c. 1300, properte, "nature, quality, distinctive character always present in an individual or class," later "possession, land or goods owned, things subject to ownership" (early 14c., but this sense is rare before 17c.), from an Anglo-French modification of Old French proprete, "individuality, peculiarity; property" (12c., Modern French propreté) and directly from Latin proprietatem (nominative proprietas) "ownership, a property, propriety, quality," literally "special character" (a loan-translation of Greek idioma), noun of quality from proprius "one's own, special" (see proper). Compare propriety, which is another form of the same French word.
For "possessions, private property" Middle English sometimes used proper goods. Hot property "sensation, a success" is from 1947 in stories in Billboard magazine.
late 14c., "a number of people associated together by the fact of residence in the same locality," also "the common people" (not the rulers or the clergy), from Old French comunité "community, commonness, everybody" (Modern French communauté), from Latin communitatem (nominative communitas) "community, society, fellowship, friendly intercourse; courtesy, condescension, affability," from communis "common, public, general, shared by all or many" (see common (adj.)).
Latin communitatem "was merely a noun of quality ... meaning 'fellowship, community of relations or feelings' " [OED], but in Medieval Latin it came to be used concretely to mean "a society, a division of people." In English, the meaning "common possession or enjoyment" is from c. 1400. Sense of "a society or association of persons having common interests or occupations" also is from c. 1400.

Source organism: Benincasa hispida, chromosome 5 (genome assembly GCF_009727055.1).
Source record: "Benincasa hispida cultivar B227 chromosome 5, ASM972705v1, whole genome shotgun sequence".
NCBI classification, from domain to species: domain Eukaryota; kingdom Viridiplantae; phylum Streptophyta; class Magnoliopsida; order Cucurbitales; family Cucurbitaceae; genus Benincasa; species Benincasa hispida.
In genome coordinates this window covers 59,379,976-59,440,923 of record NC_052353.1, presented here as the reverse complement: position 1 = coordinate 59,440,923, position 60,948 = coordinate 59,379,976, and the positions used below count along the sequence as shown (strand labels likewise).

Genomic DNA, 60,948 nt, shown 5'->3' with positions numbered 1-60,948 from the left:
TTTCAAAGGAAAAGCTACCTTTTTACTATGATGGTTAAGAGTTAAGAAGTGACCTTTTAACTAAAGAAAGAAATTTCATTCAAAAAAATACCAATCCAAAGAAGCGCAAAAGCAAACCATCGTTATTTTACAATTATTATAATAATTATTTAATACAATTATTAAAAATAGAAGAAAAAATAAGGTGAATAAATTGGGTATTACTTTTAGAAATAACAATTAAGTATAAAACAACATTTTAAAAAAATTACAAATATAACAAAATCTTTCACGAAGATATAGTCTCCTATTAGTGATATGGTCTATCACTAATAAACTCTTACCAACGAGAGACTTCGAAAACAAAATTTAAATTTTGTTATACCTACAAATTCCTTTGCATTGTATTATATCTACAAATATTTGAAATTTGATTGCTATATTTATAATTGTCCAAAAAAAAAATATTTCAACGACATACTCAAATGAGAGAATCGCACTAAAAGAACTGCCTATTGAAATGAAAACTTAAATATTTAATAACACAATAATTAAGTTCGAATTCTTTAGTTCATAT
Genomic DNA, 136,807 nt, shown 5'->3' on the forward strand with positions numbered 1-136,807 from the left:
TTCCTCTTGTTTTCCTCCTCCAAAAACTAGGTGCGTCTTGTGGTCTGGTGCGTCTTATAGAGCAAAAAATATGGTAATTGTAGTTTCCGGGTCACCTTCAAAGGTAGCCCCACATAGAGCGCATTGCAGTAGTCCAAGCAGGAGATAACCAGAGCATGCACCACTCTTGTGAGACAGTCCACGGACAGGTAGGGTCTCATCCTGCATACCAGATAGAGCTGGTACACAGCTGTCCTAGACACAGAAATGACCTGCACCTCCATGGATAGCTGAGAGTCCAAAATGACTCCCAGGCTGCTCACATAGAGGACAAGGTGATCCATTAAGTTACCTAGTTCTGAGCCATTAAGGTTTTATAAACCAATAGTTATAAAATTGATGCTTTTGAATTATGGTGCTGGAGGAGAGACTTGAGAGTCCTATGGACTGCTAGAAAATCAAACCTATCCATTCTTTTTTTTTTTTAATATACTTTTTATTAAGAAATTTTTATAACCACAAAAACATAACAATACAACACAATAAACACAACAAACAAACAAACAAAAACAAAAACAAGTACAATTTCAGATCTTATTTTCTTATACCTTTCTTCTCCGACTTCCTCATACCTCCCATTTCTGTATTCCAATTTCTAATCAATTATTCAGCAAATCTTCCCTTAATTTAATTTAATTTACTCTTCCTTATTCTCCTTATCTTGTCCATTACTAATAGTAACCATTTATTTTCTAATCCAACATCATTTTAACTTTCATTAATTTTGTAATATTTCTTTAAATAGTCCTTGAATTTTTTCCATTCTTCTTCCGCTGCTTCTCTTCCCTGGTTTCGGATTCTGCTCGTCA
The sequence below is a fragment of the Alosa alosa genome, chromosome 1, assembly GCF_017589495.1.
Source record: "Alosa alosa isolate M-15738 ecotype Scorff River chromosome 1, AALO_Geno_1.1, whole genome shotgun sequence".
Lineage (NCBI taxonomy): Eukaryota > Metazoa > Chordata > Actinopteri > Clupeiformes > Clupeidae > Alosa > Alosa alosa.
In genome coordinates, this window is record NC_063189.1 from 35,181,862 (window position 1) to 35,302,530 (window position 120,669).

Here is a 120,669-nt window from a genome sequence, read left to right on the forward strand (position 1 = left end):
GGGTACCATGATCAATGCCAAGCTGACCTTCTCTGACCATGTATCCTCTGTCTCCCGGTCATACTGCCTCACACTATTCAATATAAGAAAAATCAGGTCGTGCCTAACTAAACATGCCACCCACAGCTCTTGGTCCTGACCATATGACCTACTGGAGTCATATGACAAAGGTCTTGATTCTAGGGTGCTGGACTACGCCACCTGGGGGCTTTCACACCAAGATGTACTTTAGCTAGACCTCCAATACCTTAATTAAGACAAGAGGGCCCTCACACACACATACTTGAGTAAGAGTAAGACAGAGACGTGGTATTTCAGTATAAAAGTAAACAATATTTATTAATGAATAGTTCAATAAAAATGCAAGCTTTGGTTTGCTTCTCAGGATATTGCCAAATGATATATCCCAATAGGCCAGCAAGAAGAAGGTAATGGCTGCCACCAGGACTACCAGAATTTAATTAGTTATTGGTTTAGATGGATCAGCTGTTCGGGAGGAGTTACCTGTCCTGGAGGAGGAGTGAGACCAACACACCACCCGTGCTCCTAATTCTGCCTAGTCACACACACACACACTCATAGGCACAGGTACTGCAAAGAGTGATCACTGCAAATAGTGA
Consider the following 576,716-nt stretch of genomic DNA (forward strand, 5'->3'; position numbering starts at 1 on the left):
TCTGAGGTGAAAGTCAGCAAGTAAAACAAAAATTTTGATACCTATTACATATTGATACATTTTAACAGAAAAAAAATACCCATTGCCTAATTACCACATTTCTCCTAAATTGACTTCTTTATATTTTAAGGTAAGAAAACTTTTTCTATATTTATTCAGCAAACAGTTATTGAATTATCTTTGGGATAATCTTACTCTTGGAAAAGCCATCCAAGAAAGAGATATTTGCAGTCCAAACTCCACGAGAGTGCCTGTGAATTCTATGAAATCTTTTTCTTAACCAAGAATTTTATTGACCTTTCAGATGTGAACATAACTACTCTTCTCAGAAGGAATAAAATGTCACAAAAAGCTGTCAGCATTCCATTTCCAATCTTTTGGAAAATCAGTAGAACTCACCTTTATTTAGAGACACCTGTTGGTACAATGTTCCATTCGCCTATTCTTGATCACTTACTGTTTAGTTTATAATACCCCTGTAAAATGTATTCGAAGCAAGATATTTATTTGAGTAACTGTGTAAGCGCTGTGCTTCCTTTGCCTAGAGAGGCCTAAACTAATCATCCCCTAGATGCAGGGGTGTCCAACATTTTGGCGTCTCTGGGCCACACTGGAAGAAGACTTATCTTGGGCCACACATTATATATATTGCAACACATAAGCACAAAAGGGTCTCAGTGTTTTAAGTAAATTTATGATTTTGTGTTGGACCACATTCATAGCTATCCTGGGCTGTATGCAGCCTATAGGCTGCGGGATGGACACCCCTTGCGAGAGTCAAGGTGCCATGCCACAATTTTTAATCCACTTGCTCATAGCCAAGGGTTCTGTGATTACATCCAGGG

An Old English word for "community" was gemænscipe "community, fellowship, union, common ownership," from mæne "common, public, general," and thus probably composed from the same PIE roots as communis. Middle English also had commonty (late 14c.) "the common people; a community," also later meaning "land held in common" (c. 1600).
Community service as a criminal sentence is recorded from 1972, American English. Community college, one offering post-secondary instruction geared to local needs and interests, is recorded from 1947, American English. Community chest "fund made up of individual donations to meet the needs of charity and social welfare in a community" is from 1919, American English.
The Community Chest is a device to consolidate all these separate [charitable] appeals, and go before the people once a year with a budget which appropriates to each organization the amount which it needs to make up the difference between its income from other sources, and its necessary expenses. By this means not only are the charities relieved of financial worry and adequately supported, but the public is spared the irritation of constant solicitation, which is all the more unbusinesslike because it is decentralized and not subject to outside disinterested scrutiny. ["New Jersey Municipalities," December 1919]
c. 1300, "a fellowship or brotherhood; early 14c., "people of a community or town, freemen, citizenry;" late 15c., "land held in common," from Old French commune and Medieval Latin communia, and partly from common (adj.). Also compare commons. Latin communis "common, general" (adj.) also served as a noun meaning "common property; state, commonwealth."
"having a disposition to promote the interests or advantage of a community," 1670s, from public (adj.) in the sense of "directed to the interests of the community at large." Related: Public-spiritedness.
"the Islamic community," founded by Muhammad and bound to one another by religious ties and obligations, 1855, from Arabic 'umma "people, community, nation."
mid-15c., of clerics, "possessing worldly goods in excess of needs," from Medieval Latin proprietarius "owner of property," noun use of Late Latin adjective proprietarius "of a property holder," from Latin proprietas "ownership; a property" (see property). Meaning "held in private ownership, belonging to an owner" is attested from 1580s.
1530s, "civil organization;" 1640s, "an organized human society or community, body of persons forming a community governed according to a recognized system of government," from French politie (early 15c.) or directly from Late Latin polita "organized government" (see policy (n.1)).